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The Moment of Truth - A Crossroad for Hybrid Vehicles

Updated on December 2, 2018
jackclee lm profile image

Before retiring, Jack worked at IBM for over 28 years. His articles have over 120,000 views.


Just a few short years ago in 2011, the Chev. Volt was touted as the car of the future. It won awards for innovation and best car of the year...The hybrid technology has matured and it is economical and cost effective. The combined global sales was 134,500 units as of 2016. Yet, in 2018, it was announced by GM that they are terminating the production of this vehicle. What happened?

- Nov. 2018


It comes down to government regulations. Believe it or not, the survival of the hybrid was doomed due to its own success. When these vehicles were first to the scene, the incentive was it is good for the environment, reduce CO2 emmissions, and you get a tax credit from our government. The economics of owning a hybrid was sweetened by this tax rebate which amounted up to $7500. It was the good intention of our government to help a fledging industry and at the same time fight climate change. It is a win win scenario.

One small factor of this arrangement is that the tax credit would go away when the manufacture reaches a production level of 200,000 units. Once the tax incentive is reduced or goes away, the demand for these vehicles plumeted.

Other factors also are at play which was not anticipated by our government experts.

First, the advances made on all electric vehicles mainly battery technology has improved both in performance and lower cost.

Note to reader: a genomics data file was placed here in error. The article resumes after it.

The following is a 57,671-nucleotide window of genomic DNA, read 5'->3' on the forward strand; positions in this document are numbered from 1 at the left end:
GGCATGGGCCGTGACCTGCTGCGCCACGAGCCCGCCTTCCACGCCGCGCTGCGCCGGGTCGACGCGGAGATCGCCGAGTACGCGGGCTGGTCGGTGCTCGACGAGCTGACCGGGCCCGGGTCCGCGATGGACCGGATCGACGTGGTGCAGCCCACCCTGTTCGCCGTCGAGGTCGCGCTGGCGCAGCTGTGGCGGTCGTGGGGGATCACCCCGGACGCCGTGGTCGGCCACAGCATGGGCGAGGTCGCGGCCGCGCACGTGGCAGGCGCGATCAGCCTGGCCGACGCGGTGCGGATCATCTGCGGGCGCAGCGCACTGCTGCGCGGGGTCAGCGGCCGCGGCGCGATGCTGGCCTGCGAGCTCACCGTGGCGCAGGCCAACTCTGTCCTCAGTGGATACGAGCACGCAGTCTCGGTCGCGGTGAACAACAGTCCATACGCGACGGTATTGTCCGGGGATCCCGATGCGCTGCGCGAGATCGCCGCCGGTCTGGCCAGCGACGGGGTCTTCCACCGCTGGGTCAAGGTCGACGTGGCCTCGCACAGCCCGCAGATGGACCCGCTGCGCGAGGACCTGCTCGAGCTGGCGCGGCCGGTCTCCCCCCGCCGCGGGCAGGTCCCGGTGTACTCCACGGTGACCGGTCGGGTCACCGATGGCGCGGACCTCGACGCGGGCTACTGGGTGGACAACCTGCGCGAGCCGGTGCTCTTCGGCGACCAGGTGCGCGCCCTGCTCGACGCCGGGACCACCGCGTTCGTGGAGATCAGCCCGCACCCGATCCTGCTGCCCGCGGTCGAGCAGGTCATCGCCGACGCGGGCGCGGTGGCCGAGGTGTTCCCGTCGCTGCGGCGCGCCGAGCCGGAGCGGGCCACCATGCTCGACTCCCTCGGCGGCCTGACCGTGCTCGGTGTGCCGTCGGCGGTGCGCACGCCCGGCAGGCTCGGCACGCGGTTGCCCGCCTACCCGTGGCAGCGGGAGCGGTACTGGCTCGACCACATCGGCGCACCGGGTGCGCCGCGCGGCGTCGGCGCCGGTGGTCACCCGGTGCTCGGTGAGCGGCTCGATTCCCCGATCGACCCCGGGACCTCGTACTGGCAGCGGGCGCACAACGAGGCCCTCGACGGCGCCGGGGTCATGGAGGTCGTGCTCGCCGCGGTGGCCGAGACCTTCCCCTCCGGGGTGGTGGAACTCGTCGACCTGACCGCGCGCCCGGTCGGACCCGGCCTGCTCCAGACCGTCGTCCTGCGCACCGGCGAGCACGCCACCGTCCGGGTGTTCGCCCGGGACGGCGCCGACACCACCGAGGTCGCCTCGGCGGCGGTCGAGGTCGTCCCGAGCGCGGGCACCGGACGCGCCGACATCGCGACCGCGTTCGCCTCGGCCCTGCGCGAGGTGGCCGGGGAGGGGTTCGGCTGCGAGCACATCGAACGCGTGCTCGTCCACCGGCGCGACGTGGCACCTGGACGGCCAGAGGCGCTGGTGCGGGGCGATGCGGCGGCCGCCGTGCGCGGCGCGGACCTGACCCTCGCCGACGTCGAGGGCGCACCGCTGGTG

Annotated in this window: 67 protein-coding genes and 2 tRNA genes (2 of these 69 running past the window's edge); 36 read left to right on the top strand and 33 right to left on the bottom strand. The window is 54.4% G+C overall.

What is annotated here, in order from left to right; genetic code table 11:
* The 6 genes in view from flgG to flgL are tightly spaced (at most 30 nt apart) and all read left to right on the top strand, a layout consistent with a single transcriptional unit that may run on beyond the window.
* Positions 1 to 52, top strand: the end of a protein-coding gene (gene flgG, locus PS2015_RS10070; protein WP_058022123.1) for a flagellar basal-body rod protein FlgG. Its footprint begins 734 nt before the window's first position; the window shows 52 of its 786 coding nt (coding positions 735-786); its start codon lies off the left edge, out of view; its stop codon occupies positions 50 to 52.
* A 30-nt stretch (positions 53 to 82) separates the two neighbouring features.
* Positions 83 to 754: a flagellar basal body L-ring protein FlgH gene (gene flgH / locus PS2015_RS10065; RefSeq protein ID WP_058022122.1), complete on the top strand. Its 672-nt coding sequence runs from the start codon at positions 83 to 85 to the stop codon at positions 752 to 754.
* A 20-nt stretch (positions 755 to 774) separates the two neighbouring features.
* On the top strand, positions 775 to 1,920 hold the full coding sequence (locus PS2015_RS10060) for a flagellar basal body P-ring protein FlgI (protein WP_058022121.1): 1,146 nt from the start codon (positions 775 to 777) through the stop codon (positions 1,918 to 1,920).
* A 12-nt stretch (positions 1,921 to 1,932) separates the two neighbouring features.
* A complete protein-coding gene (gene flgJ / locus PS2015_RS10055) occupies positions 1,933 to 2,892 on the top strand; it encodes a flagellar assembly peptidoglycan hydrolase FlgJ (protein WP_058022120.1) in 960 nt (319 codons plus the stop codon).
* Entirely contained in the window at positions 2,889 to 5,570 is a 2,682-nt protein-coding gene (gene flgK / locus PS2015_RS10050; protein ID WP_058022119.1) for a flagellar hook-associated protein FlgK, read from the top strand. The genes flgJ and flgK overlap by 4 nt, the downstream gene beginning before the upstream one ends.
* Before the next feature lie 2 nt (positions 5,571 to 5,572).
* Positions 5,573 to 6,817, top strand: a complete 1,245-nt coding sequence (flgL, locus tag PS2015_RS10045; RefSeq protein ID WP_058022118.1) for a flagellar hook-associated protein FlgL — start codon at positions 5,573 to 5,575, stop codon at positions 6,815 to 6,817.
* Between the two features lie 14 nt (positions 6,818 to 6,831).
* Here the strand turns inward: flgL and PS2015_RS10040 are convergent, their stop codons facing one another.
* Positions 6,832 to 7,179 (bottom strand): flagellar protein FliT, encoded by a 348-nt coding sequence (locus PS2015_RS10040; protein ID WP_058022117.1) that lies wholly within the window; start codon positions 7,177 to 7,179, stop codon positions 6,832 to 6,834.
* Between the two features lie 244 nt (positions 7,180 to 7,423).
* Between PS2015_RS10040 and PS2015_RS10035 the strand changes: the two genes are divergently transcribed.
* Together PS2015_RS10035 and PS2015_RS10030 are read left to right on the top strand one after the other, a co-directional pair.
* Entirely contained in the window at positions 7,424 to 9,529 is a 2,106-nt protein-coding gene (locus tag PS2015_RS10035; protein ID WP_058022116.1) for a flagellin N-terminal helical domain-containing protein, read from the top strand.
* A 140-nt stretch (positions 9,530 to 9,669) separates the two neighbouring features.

Second, the fossil fuel industry has renewed supply and the cost of gasoline has remained stubbornly low by all estimates. This is due to fracking technology which allowed the oil drillers to reach new deposits of fossil fuel.

Third, the effects of climate change was exaggerated and over sold. In the past decade, we have seen a failure of dire predictions made back in 1990s. As it turned out, the experts were wrong about the devestating effect of climate change and the time frame. Miami did not fall into the sea as predicted by Al Gore in his award winning documentary.

What To Do Now?

Another little know fact about hybrid technology Is that it is under utilized. Several stories has surfaced that are disturbing to say the least. One police department in California has a fleet of electric vehicles sitting in the parking lot unused and collecting dust. It was a pilot program that allowed these cars to be donated to the department and as it turned out, they were incompatible with the daily usage of the officers. No one wanted to drive it.

Another story is about how some hybrid owners never bothered to charge the cars at night. They just drive it as a regular gas car, defeating the whole purpose.

In engineering, there is always trade offs. When you design a hybrid car, you are combining two different power sources, a gas engine and an electic motor. Anyway you divide this up, it means you will get the compromise of both technologies. It will also cost more to manufacture than either a gas car or an all electric car.

The success of the Tesla Model 3 was the last draw. It is the first mass produced all electric car that competes both in price and performance and driving range with the hybrids.

With the sunseting of the tax credits, no wonder GM decided to end this model 9 short years after its introduction.

Summary and Lessons Learned

This has happened before. We have gone down this path before with electic light bulbs. Our government has a poor record of choosing winners and losers. The hybrid vehicle is just another one. When will they learn? We cannot anticipate the future. These government incentives are just wrinkles in time. They distort the free enterprise system. A better technology will win out due to its own merit, and not because of these tax incentives or government mandates and regulations.

Come to think of it, the same logic against hybrid vehicles apply to all electric vehicles. Are we going to face another crossroad down the line? With EV?

© 2018 Jack Lee


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